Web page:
On February 15, 2017, when it came time to vote on his resolution in committee, rather than providing a solid defense of the resolution, Tschida did the unexpected. Instead, he courageously admitted he was wrong and recommended that his fellow colleagues on the committee likewise reject his resolution. “I guess we can always do one of two things in these situations. We can staunchly defend why we took the position we did even though we know it’s wrong and try to make a solid argument out of it or we can admit that we were wrong or had the wrong tool to try to address a matter,” Tschida told the committee.

“A [convention] of states under Article V is not necessarily meant to change the behaviors of individuals that we know are inappropriate or at least we believe to be inappropriate,” Tschida added. Instead, he acknowledged the actual purpose behind Article V. “Article V is meant to correct deficiencies and errors in the Constitution.” He concluded with a recommendation that HJR 8 be tabled and that’s exactly what the committee did the following day.

Tschida’s change of attitude about his resolution was brought about by an honest reflection of new information that was brought to his attention by former JBS employee and constitutional scholar Robert Brown during an on-air radio discussion. Although Tschida was invited to speak in defense of his resolution for a convention of states, Brown, who spoke in opposition, successfully managed to convince Tschida to reconsider his position.

Tschida went from being an Article V convention proponent to being a convention opponent, recognizing the realistic potential that such a convention could have the inadvertent affect of further empowering the federal government or lowering any existing limitations in the Constitution.

South Dakota
COS put a lot of effort, time, and resources into passing its Article V application (HJR 1002) in the South Dakota Legislature, initially, HJR 1002 passed out of the House State Affairs Committee by a vote of 10 ayes to three nays on February 6, 2017. Two days later, however, the resolution was narrowly defeated on the floor of the House by just three votes (31 ayes to 34 nays).

Mark Meckler, who had flown into South Dakota to convince legislators to support HJR 1002 and be present when the vote occurred, called in to the Mark Levin Radio Show attributing their loss to The John Birch Society and Concerned Women for America. “We’ve got, as you described, believe or not, 12 people from The John Birch Society and an organization called Concerned Women for America out there spreading false rumors about some crazy idea of a runaway convention, and we’ve got a bunch of these legislators losing their spine,” Meckler said. (Emphasis added.)

Not mincing any words, Meckler continued his attack on South Dakota state legislators. “The founders gave us this gift in Article V. They bequeathed this to us for a time just like this and these legislators don’t have the spine.” He added:

I talk to these legislators all the time and honestly more and more of them are on board, so I’m encouraged by that, but yet these folks [have] no logic, they won’t listen. And Mark when people are scared and when they’re acting from fear they’re not rational and these folks right now some of them in South Dakota [are] not rational, no spine, or they’re Trump drunk, they think Trump is going to fix everything. [Emphasis added.]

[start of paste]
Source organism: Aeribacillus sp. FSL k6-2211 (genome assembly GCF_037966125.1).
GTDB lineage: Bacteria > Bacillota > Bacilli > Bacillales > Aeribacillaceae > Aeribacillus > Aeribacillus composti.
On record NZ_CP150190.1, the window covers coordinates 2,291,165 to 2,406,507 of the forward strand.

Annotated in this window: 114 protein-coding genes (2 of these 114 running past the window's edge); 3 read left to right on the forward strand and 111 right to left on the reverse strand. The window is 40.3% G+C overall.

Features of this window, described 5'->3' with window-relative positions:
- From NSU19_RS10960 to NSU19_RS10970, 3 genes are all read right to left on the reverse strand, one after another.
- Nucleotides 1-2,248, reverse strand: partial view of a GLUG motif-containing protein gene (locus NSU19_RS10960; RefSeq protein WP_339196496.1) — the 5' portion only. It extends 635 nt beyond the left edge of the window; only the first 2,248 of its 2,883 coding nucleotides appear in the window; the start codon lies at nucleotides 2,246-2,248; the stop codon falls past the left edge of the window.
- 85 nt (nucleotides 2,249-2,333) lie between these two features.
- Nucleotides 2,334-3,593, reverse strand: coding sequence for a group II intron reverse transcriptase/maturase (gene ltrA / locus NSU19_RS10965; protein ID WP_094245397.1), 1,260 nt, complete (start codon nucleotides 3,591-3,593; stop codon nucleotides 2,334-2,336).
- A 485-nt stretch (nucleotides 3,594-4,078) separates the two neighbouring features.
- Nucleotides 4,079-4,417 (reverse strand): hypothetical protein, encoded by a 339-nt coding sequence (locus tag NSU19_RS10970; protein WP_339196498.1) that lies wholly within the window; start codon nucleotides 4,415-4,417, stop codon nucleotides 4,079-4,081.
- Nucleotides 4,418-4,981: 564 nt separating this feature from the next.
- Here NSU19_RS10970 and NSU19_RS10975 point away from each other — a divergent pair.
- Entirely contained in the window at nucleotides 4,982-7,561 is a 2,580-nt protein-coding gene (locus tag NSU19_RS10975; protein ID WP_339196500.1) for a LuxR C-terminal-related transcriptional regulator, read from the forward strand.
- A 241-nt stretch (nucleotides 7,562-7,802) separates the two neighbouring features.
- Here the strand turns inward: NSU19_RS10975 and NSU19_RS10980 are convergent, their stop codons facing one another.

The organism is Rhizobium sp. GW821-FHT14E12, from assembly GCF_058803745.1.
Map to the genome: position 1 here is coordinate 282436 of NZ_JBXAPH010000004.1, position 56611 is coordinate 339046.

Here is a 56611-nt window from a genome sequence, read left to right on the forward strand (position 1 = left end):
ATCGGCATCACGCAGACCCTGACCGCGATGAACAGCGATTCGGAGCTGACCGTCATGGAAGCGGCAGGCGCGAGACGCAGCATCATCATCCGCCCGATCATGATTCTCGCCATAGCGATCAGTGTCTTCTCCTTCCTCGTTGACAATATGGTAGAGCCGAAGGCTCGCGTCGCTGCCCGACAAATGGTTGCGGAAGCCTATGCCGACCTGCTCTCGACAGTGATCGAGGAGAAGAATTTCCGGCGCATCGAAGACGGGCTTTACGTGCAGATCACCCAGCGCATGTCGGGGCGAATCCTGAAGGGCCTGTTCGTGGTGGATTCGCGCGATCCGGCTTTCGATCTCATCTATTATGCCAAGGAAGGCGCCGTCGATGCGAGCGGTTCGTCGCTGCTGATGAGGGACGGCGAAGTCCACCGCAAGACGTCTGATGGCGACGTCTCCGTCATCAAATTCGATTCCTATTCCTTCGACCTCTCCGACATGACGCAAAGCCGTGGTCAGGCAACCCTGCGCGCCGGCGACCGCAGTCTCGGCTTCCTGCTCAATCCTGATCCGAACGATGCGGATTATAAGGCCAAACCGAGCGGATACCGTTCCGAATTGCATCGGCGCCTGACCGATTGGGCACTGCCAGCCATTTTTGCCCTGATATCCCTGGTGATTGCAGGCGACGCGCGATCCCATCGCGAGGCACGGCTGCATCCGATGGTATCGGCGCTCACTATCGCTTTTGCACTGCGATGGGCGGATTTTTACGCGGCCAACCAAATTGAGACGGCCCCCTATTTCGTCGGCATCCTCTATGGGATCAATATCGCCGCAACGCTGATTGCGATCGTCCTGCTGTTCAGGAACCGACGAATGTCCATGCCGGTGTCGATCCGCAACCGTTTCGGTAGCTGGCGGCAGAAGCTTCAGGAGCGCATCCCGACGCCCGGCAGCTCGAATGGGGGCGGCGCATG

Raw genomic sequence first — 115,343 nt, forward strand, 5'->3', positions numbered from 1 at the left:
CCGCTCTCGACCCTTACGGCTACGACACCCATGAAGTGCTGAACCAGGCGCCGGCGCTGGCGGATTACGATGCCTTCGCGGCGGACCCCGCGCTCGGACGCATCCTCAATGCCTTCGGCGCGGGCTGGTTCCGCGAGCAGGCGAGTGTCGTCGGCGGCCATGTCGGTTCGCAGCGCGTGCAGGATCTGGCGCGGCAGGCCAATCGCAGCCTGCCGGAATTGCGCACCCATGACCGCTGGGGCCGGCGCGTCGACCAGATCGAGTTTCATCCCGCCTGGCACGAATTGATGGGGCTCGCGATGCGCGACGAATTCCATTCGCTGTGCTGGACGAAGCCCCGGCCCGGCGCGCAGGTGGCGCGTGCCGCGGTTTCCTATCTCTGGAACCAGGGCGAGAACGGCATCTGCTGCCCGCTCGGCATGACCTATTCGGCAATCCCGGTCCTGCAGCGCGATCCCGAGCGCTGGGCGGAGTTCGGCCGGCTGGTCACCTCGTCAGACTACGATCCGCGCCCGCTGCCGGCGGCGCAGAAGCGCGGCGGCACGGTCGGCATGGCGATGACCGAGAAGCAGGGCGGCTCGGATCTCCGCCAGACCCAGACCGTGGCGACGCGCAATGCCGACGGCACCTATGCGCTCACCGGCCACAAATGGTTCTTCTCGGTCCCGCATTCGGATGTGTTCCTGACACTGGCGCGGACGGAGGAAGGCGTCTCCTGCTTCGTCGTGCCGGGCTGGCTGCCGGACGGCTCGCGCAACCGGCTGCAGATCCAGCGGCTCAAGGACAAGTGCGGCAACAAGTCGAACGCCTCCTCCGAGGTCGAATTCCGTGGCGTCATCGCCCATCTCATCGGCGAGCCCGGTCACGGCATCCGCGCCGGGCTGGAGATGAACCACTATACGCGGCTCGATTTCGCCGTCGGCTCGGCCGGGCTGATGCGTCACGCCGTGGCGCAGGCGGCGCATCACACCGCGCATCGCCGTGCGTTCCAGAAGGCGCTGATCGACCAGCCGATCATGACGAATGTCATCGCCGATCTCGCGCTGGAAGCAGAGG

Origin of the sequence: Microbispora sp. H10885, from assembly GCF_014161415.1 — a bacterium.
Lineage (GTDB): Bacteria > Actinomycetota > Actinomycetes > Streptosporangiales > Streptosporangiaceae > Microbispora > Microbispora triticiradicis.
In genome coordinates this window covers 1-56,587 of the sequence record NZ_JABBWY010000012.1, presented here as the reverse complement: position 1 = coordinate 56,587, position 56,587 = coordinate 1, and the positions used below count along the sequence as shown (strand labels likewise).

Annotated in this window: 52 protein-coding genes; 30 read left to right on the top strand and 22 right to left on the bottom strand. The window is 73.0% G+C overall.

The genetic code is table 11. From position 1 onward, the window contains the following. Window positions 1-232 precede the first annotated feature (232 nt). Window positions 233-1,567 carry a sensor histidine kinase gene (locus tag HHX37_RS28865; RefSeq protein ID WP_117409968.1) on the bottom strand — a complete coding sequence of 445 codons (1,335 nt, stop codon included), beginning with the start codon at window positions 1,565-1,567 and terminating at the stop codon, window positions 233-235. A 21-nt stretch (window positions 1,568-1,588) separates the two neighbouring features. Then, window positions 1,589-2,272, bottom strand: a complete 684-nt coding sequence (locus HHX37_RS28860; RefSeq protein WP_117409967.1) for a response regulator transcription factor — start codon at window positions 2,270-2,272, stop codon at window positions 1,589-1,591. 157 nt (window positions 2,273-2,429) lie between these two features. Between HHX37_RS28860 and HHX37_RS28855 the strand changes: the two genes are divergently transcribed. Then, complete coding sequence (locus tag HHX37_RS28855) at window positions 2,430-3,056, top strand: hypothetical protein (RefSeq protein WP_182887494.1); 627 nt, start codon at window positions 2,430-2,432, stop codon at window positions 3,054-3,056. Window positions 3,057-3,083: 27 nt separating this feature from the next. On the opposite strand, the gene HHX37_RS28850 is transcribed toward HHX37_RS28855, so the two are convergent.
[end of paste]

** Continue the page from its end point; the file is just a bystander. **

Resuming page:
COS quickly mobilized its supporters to convince the South Dakota House to vote for a reconsideration of the resolution. Though a revote was held, Meckler’s remarks on the radio were not well received by legislators. In fact, they lost votes. The revote for HJR 1002 was held on February 13, 2017 and resoundingly failed, by an even wider margin than before (28 ayes to 40 nays).

The aye column lost three votes from the first vote, while the nay column gained an additional six. South Dakota state Senator Tim Goodwin (R-30) changed his vote from aye in the first vote to nay in the revote when he learned that there was no guarantee that at an Article V convention of the states each state would necessarily each get one vote as COS previously told him — Article V doesn't tell how such a convention must be held or how a consensus must be determined. Meanwhile JBS members also passed out information packages to help educate legislators more about the dangers of an Article V convention.

In retribution to this humiliating defeat, pseudo-constitutionalist talk-radio host Mark Levin, a staunch ally of COS and author of the pro-Article V convention book The Liberty Amendments, took to the airwaves spouting additional scurrilous insults about the very legislators that both he, Meckler, and COS had tried to woo over to their side. Levin said:

So you have these fools in state legislatures all over the country who pretend to be conservatives, who will tell you, ‘hey look nobody is smarter than the framers of the Constitution in Philadelphia. We can’t open it up to the liberals like this,’ while they are whining about abortion and whining about state’s rights and no d**n well there’s not a thing they can do about it in the Virginia Legislature, the South Dakota Legislature, [and] the Wyoming Legislature. [Emphasis added.]